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Natural Jif: What's The Dif?

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Natural Jif: What's The Dif?

After Snack Girl's recent exposé on Whole Grain vs Original Wheat Thins, readers have started sending her other potential food fakes.

Valerie wrote:

While grocery shopping yesterday, a new product caught my eye. Jif is now making a "natural" peanut butter. Since even Jif PB contains so few ingredients, I've always been a little skeptical about people who make a big deal about "natural" peanut butter.

I picked up the two and compared the labels. I looked, and looked, and looked. Same nutritional profile. I think I finally figured out that the natural one didn't contain some of the preservatives, but otherwise they look identical to me.

So, I went to the store and purchased them myself. Here are the ingredients in regular Jif:

regularjif

Here is Natural Jif:

naturaljif

You know, Valerie, I looked too and couldn't understand what the difference was because the nutritional facts are exactly the same. Then, I phoned Jif (note the phone number for questions).

It seems that the major difference is that Natural Jif includes palm oil as an ingredient while Regular Jif has hydrogenated vegetable oils (rapeseed and soybean). Why does this make Natural Jif natural?

The Jif representative informed me that palm oil hasn't gone through the processing of "hydrogenation".

I'm a bit of a geek, so I actually have taken a year of organic chemistry in 1993 (I am also old). Hydrogenation is simply adding hydrogens to a compound. So the rapeseed and soybean oils have added hydrogens which helps them to be solid at room temperature. Why would you do this?

The Regular Jif that I purchased will last until June of 2012. Basically, it helps the peanut butter to be shelf stable.

Okay, I bet your eyes are glazing over right about now, but I am not done. Palm oil is a highly saturated vegetable fat. What "saturated" means is that every carbon is bound to as many hydrogens as possible.

Basically, palm oil already has a bunch of hydrogens added to its carbons. So, it didn't need to be artificially hydrogenated because it is NATURALLY hydrogenated.

The Natural Jif that I purchased will last until June of 2011 (one year less that Regular Jif).

Okay, so I am a big advocate of healthy peanut butter see: How To Choose Healthy Peanut Butter. My definition is that the ingredients list should have one ingredient: peanuts. Recently, Krema sent me some "natural" peanut butter. Krema's ingredient list is: peanuts.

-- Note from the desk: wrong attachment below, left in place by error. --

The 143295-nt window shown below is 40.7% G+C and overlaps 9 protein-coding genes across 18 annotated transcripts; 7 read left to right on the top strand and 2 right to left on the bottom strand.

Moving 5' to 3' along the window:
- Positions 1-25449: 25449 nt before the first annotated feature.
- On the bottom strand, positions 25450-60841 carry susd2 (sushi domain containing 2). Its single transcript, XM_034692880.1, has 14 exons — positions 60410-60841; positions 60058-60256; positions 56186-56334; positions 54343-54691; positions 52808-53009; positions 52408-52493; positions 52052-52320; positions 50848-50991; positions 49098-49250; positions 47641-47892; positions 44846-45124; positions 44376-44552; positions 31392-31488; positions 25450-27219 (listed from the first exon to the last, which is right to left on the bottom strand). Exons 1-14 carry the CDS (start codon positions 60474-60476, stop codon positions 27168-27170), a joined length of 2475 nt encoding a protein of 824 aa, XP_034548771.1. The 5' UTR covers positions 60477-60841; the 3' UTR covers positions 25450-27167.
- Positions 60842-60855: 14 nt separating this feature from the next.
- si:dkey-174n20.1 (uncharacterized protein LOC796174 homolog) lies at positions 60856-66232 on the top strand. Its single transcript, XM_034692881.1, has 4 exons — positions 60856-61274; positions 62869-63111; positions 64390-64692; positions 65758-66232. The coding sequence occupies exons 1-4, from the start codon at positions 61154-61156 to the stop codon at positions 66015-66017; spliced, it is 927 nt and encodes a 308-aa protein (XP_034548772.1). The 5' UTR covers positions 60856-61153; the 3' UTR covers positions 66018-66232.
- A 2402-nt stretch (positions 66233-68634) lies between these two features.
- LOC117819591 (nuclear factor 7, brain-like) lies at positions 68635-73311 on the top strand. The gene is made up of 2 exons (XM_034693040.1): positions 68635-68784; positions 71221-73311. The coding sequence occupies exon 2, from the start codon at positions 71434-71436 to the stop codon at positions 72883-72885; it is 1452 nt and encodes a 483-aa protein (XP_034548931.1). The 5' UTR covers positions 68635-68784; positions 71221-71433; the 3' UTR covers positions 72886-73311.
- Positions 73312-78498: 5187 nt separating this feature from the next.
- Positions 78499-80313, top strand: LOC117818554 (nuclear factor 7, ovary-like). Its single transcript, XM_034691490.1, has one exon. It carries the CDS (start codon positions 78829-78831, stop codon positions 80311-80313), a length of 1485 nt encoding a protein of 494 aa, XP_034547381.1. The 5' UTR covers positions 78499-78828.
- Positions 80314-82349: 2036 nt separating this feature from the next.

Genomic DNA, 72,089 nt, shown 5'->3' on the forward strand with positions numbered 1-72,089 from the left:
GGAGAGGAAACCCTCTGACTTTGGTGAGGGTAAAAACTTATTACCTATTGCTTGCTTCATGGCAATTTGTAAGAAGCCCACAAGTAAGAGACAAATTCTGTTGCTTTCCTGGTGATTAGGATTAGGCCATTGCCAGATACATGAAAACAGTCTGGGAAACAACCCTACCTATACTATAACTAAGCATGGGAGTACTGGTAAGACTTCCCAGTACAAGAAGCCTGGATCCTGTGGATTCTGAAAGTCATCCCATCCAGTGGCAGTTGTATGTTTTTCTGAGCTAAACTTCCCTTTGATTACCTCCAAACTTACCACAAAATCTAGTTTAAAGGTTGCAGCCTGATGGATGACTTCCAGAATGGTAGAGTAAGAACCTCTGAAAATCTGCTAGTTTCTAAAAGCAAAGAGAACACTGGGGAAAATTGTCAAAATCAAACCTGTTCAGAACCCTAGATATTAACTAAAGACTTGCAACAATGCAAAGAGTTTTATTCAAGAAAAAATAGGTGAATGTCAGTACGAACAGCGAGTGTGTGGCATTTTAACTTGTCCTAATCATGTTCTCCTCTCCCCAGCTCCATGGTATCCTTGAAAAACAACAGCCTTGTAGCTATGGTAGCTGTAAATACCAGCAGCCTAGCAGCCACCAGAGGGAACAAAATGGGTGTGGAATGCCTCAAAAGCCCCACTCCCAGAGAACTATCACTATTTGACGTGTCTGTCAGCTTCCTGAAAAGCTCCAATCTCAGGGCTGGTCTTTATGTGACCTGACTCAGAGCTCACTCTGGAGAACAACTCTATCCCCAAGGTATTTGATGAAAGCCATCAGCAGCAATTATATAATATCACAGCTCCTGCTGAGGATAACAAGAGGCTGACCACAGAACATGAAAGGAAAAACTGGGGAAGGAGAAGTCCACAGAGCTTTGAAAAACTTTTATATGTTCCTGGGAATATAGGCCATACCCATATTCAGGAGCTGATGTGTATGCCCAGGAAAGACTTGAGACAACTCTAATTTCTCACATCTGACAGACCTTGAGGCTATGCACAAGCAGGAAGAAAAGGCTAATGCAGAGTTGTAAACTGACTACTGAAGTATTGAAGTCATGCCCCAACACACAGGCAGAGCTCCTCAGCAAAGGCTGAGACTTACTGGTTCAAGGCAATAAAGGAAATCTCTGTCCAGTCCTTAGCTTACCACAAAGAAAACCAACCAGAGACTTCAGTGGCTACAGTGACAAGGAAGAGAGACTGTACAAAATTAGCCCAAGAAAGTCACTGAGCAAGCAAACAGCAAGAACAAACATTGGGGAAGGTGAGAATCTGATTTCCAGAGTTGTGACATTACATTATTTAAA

But what about Valerie's point about the Jif peanut butter not having many ingredients? Does it matter which one you choose (especially if you are a choosy mother)?

With Krema's peanut butter you get per serving:

  • 1 gram more fiber
  • 2 grams more protein
  • 1 gram less sugar

than Jif and (I think) it is tastier. The differences may be slight, but if you eat a lot of peanut butter they will add up. And, they cost the same! Krema's peanut butter will last until May 2011.

What to do?

My suggestion is to question the term "natural" on the front of the package. This term is not regulated by the FDA and two products that say "natural" can be two VERY different things.

Clearly, Smuckers (which owns Jif), is trying to compete with the Kremas of the world.

Which type of peanut butter should choosy mothers choose?

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First 20 Comments: [ see all 53 ]

I'm not sure that they are "clearly" trying to compete with Krema as Smuckers already has a product with just 2 ingredients (peanuts, salt) in their Smuckers Natural Peanut Butter - which is a whole lot closer to Krema than Jif.

on August 25, 2010

Labels like "Natural" are bad, bad, bad. Consumers think they are getting one thing and they get something else. In this case, probably paying more for the label change than any real product change. Also, I agree with Snack Girl--peanut butter should be made from peanuts, that's it. Jif is better than most processed peanut butters, but still who needs the added sugar? It may take a bit to convert your tastes from a sugary peanut butter to an all-natural one, but it's worth it.

on August 25, 2010

The only kind of peanut butter i buy has peanuts and nothing else.

on August 25, 2010

I went online to order a jar of Krema peanut butter and saw that it was only $3.29 per jar. That's pretty good! However, shipping is $10. $13.29 per jar is not good...I didn't see that they sell anywhere in stores. Am I wrong?

on August 25, 2010

we have been buying krema for awhile now and we buy it at kroger or walmart.

on August 25, 2010

Thanks, Lisa. I concur! I'm a label reader. Food manufacturers could call their product "miraculous" at this point and I would roll my eyes and go straight to the ingredients list. The peanut butter in our household is made from peanuts, period. And it will be consumed long before May 2011. However, I'm always curious about the types of oils being used in so-called healthy foods: palm, rapeseed, soy. I thought palm oil, for example, is something to stay away from. Am I wrong?